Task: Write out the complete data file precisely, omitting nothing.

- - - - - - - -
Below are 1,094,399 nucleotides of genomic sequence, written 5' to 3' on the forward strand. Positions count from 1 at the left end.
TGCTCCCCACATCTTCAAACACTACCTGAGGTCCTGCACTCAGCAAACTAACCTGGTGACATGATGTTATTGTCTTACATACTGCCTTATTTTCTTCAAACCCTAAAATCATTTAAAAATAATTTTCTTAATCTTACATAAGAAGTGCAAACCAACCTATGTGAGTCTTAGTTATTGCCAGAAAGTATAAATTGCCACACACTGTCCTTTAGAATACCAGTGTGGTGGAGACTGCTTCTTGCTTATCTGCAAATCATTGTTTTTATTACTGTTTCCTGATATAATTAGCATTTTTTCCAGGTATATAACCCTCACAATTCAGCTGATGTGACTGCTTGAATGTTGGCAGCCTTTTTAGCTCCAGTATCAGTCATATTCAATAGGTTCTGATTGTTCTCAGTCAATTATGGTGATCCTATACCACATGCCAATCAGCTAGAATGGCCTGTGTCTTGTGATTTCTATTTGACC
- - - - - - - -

Below are 1,094,399 nucleotides of genomic sequence, written 5' to 3' on the forward strand. Positions count from 1 at the left end.
TGCTCCCCACATCTTCAAACACTACCTGAGGTCCTGCACTCAGCAAACTAACCTGGTGACATGATGTTATTGTCTTACATACTGCCTTATTTTCTTCAAACCCTAAAATCATTTAAAAATAATTTTCTTAATCTTACATAAGAAGTGCAAACCAACCTATGTGAGTCTTAGTTATTGCCAGAAAGTATAAATTGCCACACACTGTCCTTTAGAATACCAGTGTGGTGGAGACTGCTTCTTGCTTATCTGCAAATCATTGTTTTTATTACTGTTTCCTGATATAATTAGCATTTTTTCCAGGTATATAACCCTCACAATTCAGCTGATGTGACTGCTTGAATGTTGGCAGCCTTTTTAGCTCCAGTATCAGTCATATTCAATAGGTTCTGATTGTTCTCAGTCAATTATGGTGATCCTATACCACATGCCAATCAGCTAGAATGGCCTGTGTCTTGTGATTTCTATTTGACC